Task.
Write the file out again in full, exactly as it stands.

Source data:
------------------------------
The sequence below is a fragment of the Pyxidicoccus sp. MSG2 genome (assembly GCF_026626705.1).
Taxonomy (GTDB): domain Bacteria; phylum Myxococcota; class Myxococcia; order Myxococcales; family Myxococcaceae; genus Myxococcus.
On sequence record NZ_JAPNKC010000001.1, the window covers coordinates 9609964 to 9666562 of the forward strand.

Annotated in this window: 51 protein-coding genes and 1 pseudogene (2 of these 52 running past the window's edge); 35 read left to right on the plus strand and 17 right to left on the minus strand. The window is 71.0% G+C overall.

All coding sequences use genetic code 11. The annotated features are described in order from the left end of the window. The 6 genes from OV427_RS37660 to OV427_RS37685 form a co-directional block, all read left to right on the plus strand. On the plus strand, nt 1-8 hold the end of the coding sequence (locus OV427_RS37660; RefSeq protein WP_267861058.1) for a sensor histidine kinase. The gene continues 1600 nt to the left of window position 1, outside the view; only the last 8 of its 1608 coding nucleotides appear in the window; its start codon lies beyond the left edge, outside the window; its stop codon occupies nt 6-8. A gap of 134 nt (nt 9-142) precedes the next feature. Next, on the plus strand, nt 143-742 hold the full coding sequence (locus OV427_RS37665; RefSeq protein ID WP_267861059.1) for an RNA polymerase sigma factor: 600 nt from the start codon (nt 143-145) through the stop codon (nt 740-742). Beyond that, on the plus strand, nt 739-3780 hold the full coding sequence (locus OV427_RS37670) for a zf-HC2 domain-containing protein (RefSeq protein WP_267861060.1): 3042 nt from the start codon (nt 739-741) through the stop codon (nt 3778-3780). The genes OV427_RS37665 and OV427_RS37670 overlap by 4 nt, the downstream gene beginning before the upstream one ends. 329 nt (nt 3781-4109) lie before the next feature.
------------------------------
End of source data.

The sequence below is a fragment of the Pyxidicoccus sp. MSG2 genome (assembly GCF_026626705.1).
Taxonomy (GTDB): domain Bacteria; phylum Myxococcota; class Myxococcia; order Myxococcales; family Myxococcaceae; genus Myxococcus.
On sequence record NZ_JAPNKC010000001.1, the window covers coordinates 9609964 to 9666562 of the forward strand.

Annotated in this window: 51 protein-coding genes and 1 pseudogene (2 of these 52 running past the window's edge); 35 read left to right on the plus strand and 17 right to left on the minus strand. The window is 71.0% G+C overall.

All coding sequences use genetic code 11. The annotated features are described in order from the left end of the window. The 6 genes from OV427_RS37660 to OV427_RS37685 form a co-directional block, all read left to right on the plus strand. On the plus strand, nt 1-8 hold the end of the coding sequence (locus OV427_RS37660; RefSeq protein WP_267861058.1) for a sensor histidine kinase. The gene continues 1600 nt to the left of window position 1, outside the view; only the last 8 of its 1608 coding nucleotides appear in the window; its start codon lies beyond the left edge, outside the window; its stop codon occupies nt 6-8. A gap of 134 nt (nt 9-142) precedes the next feature. Next, on the plus strand, nt 143-742 hold the full coding sequence (locus OV427_RS37665; RefSeq protein ID WP_267861059.1) for an RNA polymerase sigma factor: 600 nt from the start codon (nt 143-145) through the stop codon (nt 740-742). Beyond that, on the plus strand, nt 739-3780 hold the full coding sequence (locus OV427_RS37670) for a zf-HC2 domain-containing protein (RefSeq protein WP_267861060.1): 3042 nt from the start codon (nt 739-741) through the stop codon (nt 3778-3780). The genes OV427_RS37665 and OV427_RS37670 overlap by 4 nt, the downstream gene beginning before the upstream one ends. 329 nt (nt 3781-4109) lie before the next feature.